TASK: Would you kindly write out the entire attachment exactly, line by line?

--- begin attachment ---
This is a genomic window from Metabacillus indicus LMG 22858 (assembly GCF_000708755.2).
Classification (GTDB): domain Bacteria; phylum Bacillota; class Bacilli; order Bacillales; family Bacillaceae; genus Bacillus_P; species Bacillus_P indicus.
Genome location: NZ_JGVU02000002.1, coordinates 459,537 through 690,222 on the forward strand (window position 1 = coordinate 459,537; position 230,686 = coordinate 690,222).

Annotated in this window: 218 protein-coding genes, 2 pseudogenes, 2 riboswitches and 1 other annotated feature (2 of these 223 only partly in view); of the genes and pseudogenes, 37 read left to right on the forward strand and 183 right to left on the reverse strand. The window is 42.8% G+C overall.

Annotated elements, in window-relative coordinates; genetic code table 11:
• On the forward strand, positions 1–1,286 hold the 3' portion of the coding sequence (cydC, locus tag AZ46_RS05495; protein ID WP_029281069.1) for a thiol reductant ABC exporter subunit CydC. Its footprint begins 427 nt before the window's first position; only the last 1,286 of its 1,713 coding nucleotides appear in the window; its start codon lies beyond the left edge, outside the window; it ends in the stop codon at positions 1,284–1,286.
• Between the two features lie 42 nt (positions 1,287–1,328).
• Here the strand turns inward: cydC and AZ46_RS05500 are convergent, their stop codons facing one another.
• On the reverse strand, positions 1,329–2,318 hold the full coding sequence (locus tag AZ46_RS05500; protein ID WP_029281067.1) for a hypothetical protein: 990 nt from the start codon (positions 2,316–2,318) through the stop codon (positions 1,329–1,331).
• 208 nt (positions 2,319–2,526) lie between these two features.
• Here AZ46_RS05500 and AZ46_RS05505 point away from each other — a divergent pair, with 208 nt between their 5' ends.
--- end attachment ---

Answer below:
This is a genomic window from Metabacillus indicus LMG 22858 (assembly GCF_000708755.2).
Classification (GTDB): domain Bacteria; phylum Bacillota; class Bacilli; order Bacillales; family Bacillaceae; genus Bacillus_P; species Bacillus_P indicus.
Genome location: NZ_JGVU02000002.1, coordinates 459,537 through 690,222 on the forward strand (window position 1 = coordinate 459,537; position 230,686 = coordinate 690,222).

Annotated in this window: 218 protein-coding genes, 2 pseudogenes, 2 riboswitches and 1 other annotated feature (2 of these 223 only partly in view); of the genes and pseudogenes, 37 read left to right on the forward strand and 183 right to left on the reverse strand. The window is 42.8% G+C overall.

Annotated elements, in window-relative coordinates; genetic code table 11:
• On the forward strand, positions 1–1,286 hold the 3' portion of the coding sequence (cydC, locus tag AZ46_RS05495; protein ID WP_029281069.1) for a thiol reductant ABC exporter subunit CydC. Its footprint begins 427 nt before the window's first position; only the last 1,286 of its 1,713 coding nucleotides appear in the window; its start codon lies beyond the left edge, outside the window; it ends in the stop codon at positions 1,284–1,286.
• Between the two features lie 42 nt (positions 1,287–1,328).
• Here the strand turns inward: cydC and AZ46_RS05500 are convergent, their stop codons facing one another.
• On the reverse strand, positions 1,329–2,318 hold the full coding sequence (locus tag AZ46_RS05500; protein ID WP_029281067.1) for a hypothetical protein: 990 nt from the start codon (positions 2,316–2,318) through the stop codon (positions 1,329–1,331).
• 208 nt (positions 2,319–2,526) lie between these two features.
• Here AZ46_RS05500 and AZ46_RS05505 point away from each other — a divergent pair, with 208 nt between their 5' ends.